Forget protecting and serving; we’re all potential bad guys in the eyes of the law that looks to jail us, fine us, and seize our property for profit. Retired LAPD Deputy Chief of Police Stephen Downing told FoxNews Latino, “The federal government has turned policing into policing for profit.”
Cops are tracking down cash, rather than crime. Downing told Fox that departments now direct police assets to generate cash, instead of investigating murders and rapes. And there are plenty of abstruse laws to trip up even the most careful citizen. The American Bar Association task force reported that the body of federal criminal law is “so large… that there is no conveniently accessible, complete list of federal crimes.”
Columbia law professor John Coffee estimates the federal government has the criminal process at its disposal to enforce as many as 300,000 federal regulations. In his introduction to One Nation Under Arrest, Edwin Meese III writes, “It is only a slight exaggeration to say that potentially everything you do each day is subject to criminal law: driving, shopping, gardening, and even, yes, eating.”
In an interview with the Wall Street Journal, James L. Buckley, one of the very few men to have served in all three branches of government, noted that the US Code, the entire body of federal statutory law, has gone from one volume before the New Deal to 33 or 34 volumes by the 2012 edition, which is still being printed.
But that’s only the tip of the regulatory iceberg. “There are now 235 volumes of regulations that occupy…17 feet of shelf space of six-point or seven-point type,” says Buckley. He points out, “You can find yourself in jail for violating a statute you would never have any reason to know existed.”
The slide into the morass of incomprehensible rules began with the Supreme Court ruling multiple times that convictions need not be supported by criminal intent or a guilty mind. Clueless Americans can now be fined and jailed for activities they have no idea are unlawful, and eager regulators are quick to entrap honest people to achieve goals set to justify government’s existence.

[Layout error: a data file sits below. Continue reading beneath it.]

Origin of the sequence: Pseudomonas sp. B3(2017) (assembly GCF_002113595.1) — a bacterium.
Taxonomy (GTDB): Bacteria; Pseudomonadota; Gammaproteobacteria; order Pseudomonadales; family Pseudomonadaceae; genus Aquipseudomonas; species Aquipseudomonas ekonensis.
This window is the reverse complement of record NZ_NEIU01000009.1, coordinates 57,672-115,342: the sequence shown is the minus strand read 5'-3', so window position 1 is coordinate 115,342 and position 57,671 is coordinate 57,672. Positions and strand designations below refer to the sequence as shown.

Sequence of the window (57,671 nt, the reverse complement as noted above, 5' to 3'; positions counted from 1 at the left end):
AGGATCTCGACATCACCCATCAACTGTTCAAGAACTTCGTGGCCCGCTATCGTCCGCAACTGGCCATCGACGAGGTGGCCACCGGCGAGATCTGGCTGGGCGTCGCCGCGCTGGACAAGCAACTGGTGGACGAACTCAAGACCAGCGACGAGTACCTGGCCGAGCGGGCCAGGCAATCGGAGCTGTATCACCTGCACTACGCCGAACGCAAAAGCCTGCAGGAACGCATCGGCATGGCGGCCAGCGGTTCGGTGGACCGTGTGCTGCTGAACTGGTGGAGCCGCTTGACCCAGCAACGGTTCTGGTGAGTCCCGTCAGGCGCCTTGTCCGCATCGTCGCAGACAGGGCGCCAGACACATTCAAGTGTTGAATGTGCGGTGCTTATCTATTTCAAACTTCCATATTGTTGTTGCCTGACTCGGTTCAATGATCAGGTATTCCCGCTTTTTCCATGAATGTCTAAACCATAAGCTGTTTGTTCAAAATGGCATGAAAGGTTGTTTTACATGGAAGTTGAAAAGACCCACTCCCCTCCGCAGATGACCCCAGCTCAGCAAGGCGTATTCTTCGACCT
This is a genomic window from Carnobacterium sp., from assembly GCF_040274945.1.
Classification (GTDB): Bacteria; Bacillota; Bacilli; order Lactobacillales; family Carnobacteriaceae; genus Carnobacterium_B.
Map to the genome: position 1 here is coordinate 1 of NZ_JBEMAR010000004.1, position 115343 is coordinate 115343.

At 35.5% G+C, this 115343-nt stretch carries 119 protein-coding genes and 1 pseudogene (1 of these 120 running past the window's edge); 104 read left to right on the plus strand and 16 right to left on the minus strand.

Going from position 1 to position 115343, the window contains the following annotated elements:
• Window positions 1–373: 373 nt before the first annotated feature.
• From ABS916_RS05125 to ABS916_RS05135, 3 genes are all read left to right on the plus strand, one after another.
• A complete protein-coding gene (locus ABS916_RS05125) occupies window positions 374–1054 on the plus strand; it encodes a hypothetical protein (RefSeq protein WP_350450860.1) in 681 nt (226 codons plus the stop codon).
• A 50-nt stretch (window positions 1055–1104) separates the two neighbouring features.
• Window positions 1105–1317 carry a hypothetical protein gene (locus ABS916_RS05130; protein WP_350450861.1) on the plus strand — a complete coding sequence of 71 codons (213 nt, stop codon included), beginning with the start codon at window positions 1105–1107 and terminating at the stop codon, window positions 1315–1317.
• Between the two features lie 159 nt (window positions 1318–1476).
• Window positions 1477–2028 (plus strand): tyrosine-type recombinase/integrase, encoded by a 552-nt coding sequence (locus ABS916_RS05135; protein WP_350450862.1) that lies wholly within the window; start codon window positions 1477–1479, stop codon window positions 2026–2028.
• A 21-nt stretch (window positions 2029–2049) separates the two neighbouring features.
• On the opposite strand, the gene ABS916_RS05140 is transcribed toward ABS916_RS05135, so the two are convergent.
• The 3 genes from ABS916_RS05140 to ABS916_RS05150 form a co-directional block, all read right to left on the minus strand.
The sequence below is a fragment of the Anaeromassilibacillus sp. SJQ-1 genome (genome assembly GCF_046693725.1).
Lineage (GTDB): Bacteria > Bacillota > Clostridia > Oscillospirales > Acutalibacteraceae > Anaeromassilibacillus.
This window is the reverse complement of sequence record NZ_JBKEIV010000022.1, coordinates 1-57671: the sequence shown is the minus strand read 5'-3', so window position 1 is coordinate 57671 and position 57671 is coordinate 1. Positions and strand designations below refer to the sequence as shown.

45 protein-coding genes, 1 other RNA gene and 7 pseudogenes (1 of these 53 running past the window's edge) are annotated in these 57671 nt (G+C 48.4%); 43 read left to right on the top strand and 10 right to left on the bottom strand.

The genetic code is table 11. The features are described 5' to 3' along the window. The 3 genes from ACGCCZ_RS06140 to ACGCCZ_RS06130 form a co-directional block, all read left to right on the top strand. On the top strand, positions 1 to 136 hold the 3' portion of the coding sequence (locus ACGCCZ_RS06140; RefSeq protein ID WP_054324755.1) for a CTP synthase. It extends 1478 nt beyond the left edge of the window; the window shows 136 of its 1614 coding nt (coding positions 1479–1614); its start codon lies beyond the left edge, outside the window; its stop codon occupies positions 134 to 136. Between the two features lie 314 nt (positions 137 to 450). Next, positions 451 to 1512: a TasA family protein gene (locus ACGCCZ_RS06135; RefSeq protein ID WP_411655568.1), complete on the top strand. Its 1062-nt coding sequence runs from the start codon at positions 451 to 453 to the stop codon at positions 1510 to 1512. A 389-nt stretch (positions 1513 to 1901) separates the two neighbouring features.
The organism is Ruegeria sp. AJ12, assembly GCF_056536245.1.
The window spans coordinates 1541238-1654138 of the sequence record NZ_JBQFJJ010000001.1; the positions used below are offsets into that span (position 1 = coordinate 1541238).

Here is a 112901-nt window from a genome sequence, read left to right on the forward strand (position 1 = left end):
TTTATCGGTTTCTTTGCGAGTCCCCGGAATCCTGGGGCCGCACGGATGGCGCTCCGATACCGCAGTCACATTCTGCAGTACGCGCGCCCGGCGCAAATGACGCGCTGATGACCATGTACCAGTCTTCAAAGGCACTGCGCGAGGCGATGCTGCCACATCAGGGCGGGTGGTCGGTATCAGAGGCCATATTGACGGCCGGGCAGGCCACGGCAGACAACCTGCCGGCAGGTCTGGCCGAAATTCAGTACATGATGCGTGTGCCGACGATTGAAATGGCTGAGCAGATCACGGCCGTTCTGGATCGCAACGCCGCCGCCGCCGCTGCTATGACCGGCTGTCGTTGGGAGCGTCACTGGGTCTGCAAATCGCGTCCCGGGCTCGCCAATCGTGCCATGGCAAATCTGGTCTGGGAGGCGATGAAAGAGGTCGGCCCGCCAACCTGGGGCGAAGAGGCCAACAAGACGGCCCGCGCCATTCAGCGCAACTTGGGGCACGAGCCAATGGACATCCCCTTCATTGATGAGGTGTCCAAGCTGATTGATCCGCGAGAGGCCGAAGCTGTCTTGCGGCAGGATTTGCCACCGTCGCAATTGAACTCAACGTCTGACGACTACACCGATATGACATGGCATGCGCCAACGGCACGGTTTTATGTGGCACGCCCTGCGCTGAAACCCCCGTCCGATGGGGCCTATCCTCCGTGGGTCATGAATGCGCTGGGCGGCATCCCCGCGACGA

Take for instance the Financial Industry Regulatory Authority, or FINRA®, which has a target on small stock brokerage firms. At FreedomFest in Las Vegas a few weeks ago, I spoke with two brokers who complained about the FINRA cops. One who owns his own firm but is being forced to leave the business, because FINRA’s proposed fine for ticky-tacky paperwork irregularities is more than what his firm is worth.
Another gentlemen who works for a larger firm told me FINRA regulators do not respond to complaints as much as creating complaints to respond to. He related stories of regulators cold calling brokerage clients, who get rattled when a government gumshoe grills them over the phone.
Eventually the customer gives the regulator enough of a reason to pursue the customer’s firm, and the next day, FINRA storms in, announces that a complaint has been filed, and demands reams of paperwork. When the broker reasonably asks, “Who complained? Let me take care of it.” The FINRA cops refuse to tell him and begin their investigation in search of assessing a fat fine.
“I’ve been fighting with FINRA for years. In some ways it’s like an organized crime group,” said John Busacca, founder of the Securities Industry Professional Association, told the New York Post. “It’s like paying protection money in Bensonhurst.”
Busacca believes large firms get a pass from FINRA, while FINRA focuses on harassing small firms.
The Post’s John Crudele points out that a couple years ago, there were more than 6,000 small independent brokerage firms. Now the number is around 4,100, “and there’s been a big drop-off in just the last few months.”
Of course, FINRA claims it “regulates all firms equally, regardless of size, and investigates problematic conduct where it is found.” But an owner of an independent broker told the Post, “It’s the old story. The big guys get to skate. To look tough, [FINRA] beats up the little guy.”